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c / c++ implement a function that prints all possible combinations of the characters in a string

I;m trying to make a program to:
implement a function that prints all possible combinations of the characters in a string.these combinations range in length from one to the length of the string.2 combinations range in length from one 2 the length of the string.2 combinations that differ only in ordering of their characters r the same combination .in other words,"12" and "31" r different combinations from the input string "123",but "21" is the same as "12".

this is not homework, i'm preparing for a job interview for grapecity...
so iif anyone can guide me please help me
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shilpi84
Asked:
shilpi84
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3 Solutions
 
Infinity08Commented:
Just generate all combinations, like in this code :

        http://www.codeproject.com/cpp/CombC.asp

And then you could sort them, and eliminate duplicates. For that, you could insert them into a set for example :

        http://www.cplusplus.com/reference/stl/set/

(that will eliminate duplicates automatically).
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PaulCaswellCommented:
Are you sure about

"... but "21" is the same as "12" ..."

as this turns it into a simple to trivial solution.

Imagine there are 32 characters in the string. Assign one bit from a 32 bit word to each character in the string. If the bit is a zero the character is not present in the solution and vice-versa.

Now just count your number up from one (I expect a zero-length solution would be invalid) until it overflows. You are guaranteed to generate all combinations of zeros and ones and therefore a solution to your problem.

Paul
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Infinity08Commented:
>> Imagine there are 32 characters in the string. Assign one bit from a 32 bit word to each character in the string. If the bit is a zero the character is not present in the solution and vice-versa.

I thought about that too, but what if there are double characters in the string ? Then you still need to eliminate duplicates.
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PaulCaswellCommented:
>>...Then you still need to eliminate duplicates.
Good point, but couldnt that be done using a pre-pass on the original string?

Paul
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Infinity08Commented:
>> Good point, but couldnt that be done using a pre-pass on the original string?

Also a good point heh ;)
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henderbopsCommented:
PaulCaswell's solution seems best to me.. correct me if i'm wrong anyone..

- get the length of the string: eg 16 letters
- generate all numbers from 1 to 2^length of string - 1 in a loop: 1 to 2^16 - 1
    - write these numbers in binary: number 15 = 1111000000000000 (16bit word)
    - for every 1 in the bit pattern match it to the place in the string outputting these characters:
- e.g.: string = thisismystring! (16 chars) 1111001000000000 therefore output: "thism"
- do this until all the bits are 1 and you have the full string written out (end of the loop)
-eliminate all duplicates, by means of maybe a set

Please note if this has clarified it, I don't want credit for PaulCaswells solution.

Good luck.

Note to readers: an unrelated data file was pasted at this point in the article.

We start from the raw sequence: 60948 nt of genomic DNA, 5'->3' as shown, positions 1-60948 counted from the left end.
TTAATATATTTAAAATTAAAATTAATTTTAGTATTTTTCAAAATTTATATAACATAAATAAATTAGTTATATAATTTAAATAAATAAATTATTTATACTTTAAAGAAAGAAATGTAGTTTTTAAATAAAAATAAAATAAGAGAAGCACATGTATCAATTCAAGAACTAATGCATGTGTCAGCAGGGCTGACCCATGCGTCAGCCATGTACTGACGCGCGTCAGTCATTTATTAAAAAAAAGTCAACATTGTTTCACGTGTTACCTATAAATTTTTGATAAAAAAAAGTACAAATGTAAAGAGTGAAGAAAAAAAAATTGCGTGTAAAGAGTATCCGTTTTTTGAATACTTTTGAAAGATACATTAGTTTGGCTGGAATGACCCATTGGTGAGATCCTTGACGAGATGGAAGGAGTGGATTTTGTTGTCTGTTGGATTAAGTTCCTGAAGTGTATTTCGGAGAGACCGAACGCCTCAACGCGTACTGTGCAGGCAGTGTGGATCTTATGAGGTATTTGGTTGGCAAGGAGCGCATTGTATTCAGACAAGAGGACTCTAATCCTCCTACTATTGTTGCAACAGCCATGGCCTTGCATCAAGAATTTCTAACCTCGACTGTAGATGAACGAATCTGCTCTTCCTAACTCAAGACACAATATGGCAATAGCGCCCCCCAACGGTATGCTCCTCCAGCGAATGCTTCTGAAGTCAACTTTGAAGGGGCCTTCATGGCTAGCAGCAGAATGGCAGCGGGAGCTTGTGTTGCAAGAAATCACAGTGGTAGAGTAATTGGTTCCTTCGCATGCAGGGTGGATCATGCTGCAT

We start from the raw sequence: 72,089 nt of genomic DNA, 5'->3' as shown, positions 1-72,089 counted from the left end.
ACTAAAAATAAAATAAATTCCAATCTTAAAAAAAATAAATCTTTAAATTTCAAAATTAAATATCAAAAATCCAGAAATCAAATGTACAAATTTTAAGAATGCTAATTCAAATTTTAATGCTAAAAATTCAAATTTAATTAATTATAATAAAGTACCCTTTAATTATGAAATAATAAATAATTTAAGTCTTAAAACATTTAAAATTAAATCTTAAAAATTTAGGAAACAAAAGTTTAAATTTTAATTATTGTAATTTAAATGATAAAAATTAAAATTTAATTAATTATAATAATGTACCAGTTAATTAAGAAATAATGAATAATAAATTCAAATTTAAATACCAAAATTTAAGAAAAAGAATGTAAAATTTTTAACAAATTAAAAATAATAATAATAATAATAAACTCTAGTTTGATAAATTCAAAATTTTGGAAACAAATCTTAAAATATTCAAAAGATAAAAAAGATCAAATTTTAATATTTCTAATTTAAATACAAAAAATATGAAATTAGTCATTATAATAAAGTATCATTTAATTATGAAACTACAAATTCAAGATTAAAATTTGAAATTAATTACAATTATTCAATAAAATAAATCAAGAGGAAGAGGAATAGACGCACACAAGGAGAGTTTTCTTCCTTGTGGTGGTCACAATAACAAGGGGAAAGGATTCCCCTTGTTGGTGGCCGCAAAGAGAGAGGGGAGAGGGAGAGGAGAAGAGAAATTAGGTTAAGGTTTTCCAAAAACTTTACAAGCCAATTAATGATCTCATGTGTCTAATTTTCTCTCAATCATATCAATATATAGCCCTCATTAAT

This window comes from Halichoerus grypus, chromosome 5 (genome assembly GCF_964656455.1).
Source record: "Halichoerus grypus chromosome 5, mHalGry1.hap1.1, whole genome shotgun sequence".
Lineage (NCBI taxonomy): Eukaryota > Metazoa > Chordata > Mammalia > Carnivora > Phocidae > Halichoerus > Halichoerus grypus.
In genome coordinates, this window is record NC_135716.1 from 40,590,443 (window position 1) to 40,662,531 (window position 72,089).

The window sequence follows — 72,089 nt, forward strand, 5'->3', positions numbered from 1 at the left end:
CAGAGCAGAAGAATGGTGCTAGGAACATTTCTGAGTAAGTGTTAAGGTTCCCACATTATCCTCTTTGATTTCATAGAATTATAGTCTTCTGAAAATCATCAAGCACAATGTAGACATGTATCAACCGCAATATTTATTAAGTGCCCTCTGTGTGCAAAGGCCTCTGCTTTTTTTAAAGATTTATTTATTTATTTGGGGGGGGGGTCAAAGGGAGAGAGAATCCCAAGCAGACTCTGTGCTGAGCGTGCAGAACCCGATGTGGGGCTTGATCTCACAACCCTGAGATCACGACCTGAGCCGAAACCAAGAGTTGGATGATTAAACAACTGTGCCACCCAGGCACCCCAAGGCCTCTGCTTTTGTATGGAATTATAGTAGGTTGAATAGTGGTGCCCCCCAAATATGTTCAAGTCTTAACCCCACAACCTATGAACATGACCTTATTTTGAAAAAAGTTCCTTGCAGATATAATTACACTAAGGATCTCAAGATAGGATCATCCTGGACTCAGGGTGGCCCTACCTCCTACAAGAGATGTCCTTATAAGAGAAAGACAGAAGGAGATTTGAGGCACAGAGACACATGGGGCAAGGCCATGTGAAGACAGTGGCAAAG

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PaulCaswellCommented:
Quite correct, except for the last stage.

>>-eliminate all duplicates, by means of maybe a set

This should be unnecessary. If the same character appears duplicated in the original string, remove them on a pre-pass.

Paul
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shilpi84Author Commented:
i didn't understand a word you said Paul and henderbops i'm sorry i couldn't understand it even after your clarfication
please can you explain a little more
sorry i couldn't understand
thanks
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henderbopsCommented:
for example say you have a string "hello"
the string length is 5 characters right?
so you would take 2^4 (2 to the power of length of string subtract 1)
2^ is the same as 2 x 2 x 2 x 2 which = 16 if I am not mistaken this is the target in your loop
so you could loop from 0 to 16 e.g.
for (int a=0, a < target, a++).. (target is the 16 value in the example above)
then you would take whatever number 'a' is and convert it to binary (If you are unfamiliar with binary, I suggest you read up on it)
you would then within the loop convert 'a' to binary, i.e. if a=3 binary = 11000 in 5 bits in binary binary
then you would take the source string "hello" and for every '1' bit in the binary pattern.. you would match that to the letter in the string for example 11000 in hello means you would output or store "he" as part of hello, do this until the loop ends..

as for ridding yourself of duplicates you could write a function to do this, which should not be too hard, or you could go about creating a 'set' with these, which would eliminate duplicates immediately, since sets do not allow duplicates..

Does this clarify it any further?
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PaulCaswellCommented:
How about this:

"abc"

Three characters so count in binary from 1 to limit of 3 bits (7)

abc
001->c
010->b
011->bc
100->a
101->ac
110->ab
111->abc

"Paul"

Four characters ...

Paul
0001-l
0010-u
0011-ul
0100-a
0101-al
0110-au
0111-aul
1000-P
1001-Pl
1010-Pu
1011-Pul
1100-Pa
1101-Pal
1110-Pau
1111-Paul

Get the idea?

Paul
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henderbopsCommented:
In my response just there, I miscalculated, it needs to be 31 not sixteen
i.e. 2^5 ("hello" = 5 chars) - 1
= 2 x 2 x 2 x 2 x 2 = 32 -1 = 31..

sorry about that
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